On April 19, 1775, minutemen and militia faced off with British regulars at the North Bridge in Concord, Massachusetts. This day would turn out to be the “spark” that ignited the American Revolution.
Two hundred years later, I was a 9-year-old attending the Ripley School in Concord. During a bicentennial ceremony, I received a small block of wood, and so did all of the other students at the school. Our teacher told us that these pieces of wood were remnants of the North Bridge. Even then, I wondered what happened to the original bridge, and how did these pieces survive?
Now, as an adult, I’ve put the story together, and another, much more significant piece of the bridge will go on display at the “Shot Heard Round the World: April 19, 1775” exhibit, opening on April 18th at the Concord Museum.
According to town of Concord records, the bridge at which the famous fight took place was built in 1760, replacing an earlier one. By the early 1790s, new roads and bridges provided alternate routes that rendered the famous bridge useless. In 1793, it was disassembled and moved to the site of the current Flint bridge. Since the town was not paying for the removal work, the crew reused most of the wood and stone buttments from the North Bridge site at the new Flint bridge.
As the centennial anniversary of the battle approached in 1874, the leaders of the town of Concord realized that the site of the North Bridge deserved some attention. President Grant was going to visit for the celebration, after all. They erected an awkward-looking replacement bridge at the historic location. In the following years, this memorial bridge kept requiring rebuilding or repairs after spring floods and storms. In 1909, the town built a replacement bridge of concrete. Surely this one would survive for a long time to come!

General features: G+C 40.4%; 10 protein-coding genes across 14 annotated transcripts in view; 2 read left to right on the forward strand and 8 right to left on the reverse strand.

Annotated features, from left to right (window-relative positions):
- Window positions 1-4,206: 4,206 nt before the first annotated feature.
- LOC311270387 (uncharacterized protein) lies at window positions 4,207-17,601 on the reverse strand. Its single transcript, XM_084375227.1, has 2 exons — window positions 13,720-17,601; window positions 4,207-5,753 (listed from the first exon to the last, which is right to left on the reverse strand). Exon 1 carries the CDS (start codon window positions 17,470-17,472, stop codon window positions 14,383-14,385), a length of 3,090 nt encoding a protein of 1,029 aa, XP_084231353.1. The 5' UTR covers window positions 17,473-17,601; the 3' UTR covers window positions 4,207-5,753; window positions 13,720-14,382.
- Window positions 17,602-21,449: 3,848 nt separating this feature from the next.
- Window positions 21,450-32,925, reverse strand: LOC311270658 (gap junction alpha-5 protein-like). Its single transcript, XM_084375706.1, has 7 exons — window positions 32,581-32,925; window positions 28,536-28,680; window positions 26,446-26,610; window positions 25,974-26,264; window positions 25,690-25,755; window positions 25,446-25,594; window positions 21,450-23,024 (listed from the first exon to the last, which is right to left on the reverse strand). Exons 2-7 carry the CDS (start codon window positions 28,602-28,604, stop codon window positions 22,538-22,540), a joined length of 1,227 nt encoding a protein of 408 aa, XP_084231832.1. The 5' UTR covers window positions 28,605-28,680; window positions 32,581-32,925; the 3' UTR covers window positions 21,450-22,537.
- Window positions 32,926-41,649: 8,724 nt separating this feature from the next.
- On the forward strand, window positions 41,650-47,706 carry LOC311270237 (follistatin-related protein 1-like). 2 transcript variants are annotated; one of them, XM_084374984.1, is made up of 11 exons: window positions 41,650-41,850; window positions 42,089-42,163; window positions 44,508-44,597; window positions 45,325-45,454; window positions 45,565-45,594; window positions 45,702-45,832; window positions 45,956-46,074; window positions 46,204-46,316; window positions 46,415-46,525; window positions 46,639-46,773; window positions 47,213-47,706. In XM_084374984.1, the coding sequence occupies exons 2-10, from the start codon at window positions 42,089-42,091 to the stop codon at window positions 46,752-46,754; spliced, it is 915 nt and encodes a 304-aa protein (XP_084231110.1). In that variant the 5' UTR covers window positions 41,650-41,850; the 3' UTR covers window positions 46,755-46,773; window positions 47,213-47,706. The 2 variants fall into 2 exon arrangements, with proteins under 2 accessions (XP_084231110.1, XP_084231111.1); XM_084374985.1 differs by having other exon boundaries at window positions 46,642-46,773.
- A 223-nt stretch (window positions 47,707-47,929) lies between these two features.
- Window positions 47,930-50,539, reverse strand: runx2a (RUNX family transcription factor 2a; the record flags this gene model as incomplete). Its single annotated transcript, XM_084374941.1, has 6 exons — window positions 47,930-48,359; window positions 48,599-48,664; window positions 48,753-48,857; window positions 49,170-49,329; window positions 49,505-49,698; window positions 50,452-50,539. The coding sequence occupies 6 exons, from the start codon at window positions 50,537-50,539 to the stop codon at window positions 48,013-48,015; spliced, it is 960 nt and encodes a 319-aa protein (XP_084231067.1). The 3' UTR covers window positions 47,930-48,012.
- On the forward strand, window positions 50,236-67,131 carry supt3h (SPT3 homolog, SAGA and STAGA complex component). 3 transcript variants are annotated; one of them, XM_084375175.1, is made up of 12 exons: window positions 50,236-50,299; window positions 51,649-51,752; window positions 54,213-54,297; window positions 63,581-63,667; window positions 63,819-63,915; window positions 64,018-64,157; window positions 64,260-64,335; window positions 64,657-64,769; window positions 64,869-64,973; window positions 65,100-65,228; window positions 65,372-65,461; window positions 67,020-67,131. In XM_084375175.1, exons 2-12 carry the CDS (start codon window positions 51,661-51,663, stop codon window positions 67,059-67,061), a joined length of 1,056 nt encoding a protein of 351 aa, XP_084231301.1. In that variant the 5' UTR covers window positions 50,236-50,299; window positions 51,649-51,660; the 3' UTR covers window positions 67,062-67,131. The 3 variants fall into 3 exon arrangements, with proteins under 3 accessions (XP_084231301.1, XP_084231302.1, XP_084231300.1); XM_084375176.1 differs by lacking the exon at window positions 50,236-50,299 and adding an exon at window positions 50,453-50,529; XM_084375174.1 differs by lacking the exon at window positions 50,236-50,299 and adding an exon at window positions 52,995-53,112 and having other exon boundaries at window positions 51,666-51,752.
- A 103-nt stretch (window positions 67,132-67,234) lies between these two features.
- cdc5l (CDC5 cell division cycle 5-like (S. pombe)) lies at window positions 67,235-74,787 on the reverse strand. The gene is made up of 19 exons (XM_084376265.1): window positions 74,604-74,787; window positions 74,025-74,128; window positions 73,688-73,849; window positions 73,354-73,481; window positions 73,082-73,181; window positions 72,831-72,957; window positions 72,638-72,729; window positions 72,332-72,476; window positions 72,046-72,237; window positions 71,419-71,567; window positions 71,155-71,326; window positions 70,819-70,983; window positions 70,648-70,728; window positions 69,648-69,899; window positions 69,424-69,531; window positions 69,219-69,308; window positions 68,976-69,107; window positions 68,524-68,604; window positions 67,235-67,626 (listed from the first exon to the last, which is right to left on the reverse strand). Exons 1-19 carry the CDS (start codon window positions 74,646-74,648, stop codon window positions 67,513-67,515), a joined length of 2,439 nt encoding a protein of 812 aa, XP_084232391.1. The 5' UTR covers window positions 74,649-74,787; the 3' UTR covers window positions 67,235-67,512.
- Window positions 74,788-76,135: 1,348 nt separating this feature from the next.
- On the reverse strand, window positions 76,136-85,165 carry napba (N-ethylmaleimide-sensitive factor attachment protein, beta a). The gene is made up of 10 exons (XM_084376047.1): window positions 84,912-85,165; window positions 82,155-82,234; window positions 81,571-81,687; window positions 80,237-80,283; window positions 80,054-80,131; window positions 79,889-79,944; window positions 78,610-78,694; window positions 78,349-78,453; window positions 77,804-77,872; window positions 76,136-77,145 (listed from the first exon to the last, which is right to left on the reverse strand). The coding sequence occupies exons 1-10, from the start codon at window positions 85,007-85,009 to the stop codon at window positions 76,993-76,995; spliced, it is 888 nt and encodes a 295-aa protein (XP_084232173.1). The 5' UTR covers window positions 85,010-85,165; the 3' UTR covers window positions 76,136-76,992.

The concrete bridge did last for several decades, but in 1955, it was damaged in a storm, and the Massachusetts Department of Public Works decided that the new bridge should be built to last and to better resemble the original. As construction commenced, the crew brought draglines to work the bottom of the river, and discovered pieces of the original bridge from 1760. These pieces must have been left behind in 1793 because they were too difficult to remove from the river bed.
With modern technology, of course, this removal process was much easier. The town of Concord received the wooden beams that were recovered. They cut some of the beams into pieces and mounted the blocks of wood on plaques or gave them to schools – including mine – for bicentennial celebrations. I’ve held on to my memento of the bridge ever since.
The town left a few of the best beams intact and donated them to the Concord Antiquarian Society, now the Concord Museum. One of those pieces, a witness to the events of April 19, 1775, is a large side brace of the original bridge with a tenon on the end that had been pegged into a mortise on the main frame of the bridge. I hope you’ll make time to come out and see the side brace along with many other artifacts from that important day in history at the new exhibit, “The Shot Heard Round the World: April 19, 1775” at the Concord Museum.